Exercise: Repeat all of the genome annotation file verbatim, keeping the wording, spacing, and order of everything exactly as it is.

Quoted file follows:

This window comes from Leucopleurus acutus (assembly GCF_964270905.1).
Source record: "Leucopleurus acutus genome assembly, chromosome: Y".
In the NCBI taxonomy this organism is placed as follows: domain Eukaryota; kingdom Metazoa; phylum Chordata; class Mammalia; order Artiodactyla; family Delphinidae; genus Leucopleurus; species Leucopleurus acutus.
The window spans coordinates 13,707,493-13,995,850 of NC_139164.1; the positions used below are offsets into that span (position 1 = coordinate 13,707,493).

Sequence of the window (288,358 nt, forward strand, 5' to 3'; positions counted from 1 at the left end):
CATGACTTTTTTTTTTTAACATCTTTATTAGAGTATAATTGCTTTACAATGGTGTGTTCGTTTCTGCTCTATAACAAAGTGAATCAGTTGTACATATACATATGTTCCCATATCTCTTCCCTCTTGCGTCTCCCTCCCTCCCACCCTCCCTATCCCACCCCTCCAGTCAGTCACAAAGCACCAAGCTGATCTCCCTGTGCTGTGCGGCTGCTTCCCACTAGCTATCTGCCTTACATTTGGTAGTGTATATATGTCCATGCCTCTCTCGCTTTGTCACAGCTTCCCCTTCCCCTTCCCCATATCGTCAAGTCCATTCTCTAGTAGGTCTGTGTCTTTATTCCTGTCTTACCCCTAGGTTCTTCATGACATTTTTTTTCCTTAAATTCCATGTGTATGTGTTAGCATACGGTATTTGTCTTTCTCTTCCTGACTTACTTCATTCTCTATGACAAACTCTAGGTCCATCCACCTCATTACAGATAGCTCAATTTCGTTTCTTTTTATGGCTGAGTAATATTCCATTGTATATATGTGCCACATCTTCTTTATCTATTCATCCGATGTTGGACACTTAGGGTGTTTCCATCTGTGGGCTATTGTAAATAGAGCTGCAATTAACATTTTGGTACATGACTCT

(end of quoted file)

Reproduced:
This window comes from Leucopleurus acutus (assembly GCF_964270905.1).
Source record: "Leucopleurus acutus genome assembly, chromosome: Y".
In the NCBI taxonomy this organism is placed as follows: domain Eukaryota; kingdom Metazoa; phylum Chordata; class Mammalia; order Artiodactyla; family Delphinidae; genus Leucopleurus; species Leucopleurus acutus.
The window spans coordinates 13,707,493-13,995,850 of NC_139164.1; the positions used below are offsets into that span (position 1 = coordinate 13,707,493).

Sequence of the window (288,358 nt, forward strand, 5' to 3'; positions counted from 1 at the left end):
CATGACTTTTTTTTTTTAACATCTTTATTAGAGTATAATTGCTTTACAATGGTGTGTTCGTTTCTGCTCTATAACAAAGTGAATCAGTTGTACATATACATATGTTCCCATATCTCTTCCCTCTTGCGTCTCCCTCCCTCCCACCCTCCCTATCCCACCCCTCCAGTCAGTCACAAAGCACCAAGCTGATCTCCCTGTGCTGTGCGGCTGCTTCCCACTAGCTATCTGCCTTACATTTGGTAGTGTATATATGTCCATGCCTCTCTCGCTTTGTCACAGCTTCCCCTTCCCCTTCCCCATATCGTCAAGTCCATTCTCTAGTAGGTCTGTGTCTTTATTCCTGTCTTACCCCTAGGTTCTTCATGACATTTTTTTTCCTTAAATTCCATGTGTATGTGTTAGCATACGGTATTTGTCTTTCTCTTCCTGACTTACTTCATTCTCTATGACAAACTCTAGGTCCATCCACCTCATTACAGATAGCTCAATTTCGTTTCTTTTTATGGCTGAGTAATATTCCATTGTATATATGTGCCACATCTTCTTTATCTATTCATCCGATGTTGGACACTTAGGGTGTTTCCATCTGTGGGCTATTGTAAATAGAGCTGCAATTAACATTTTGGTACATGACTCT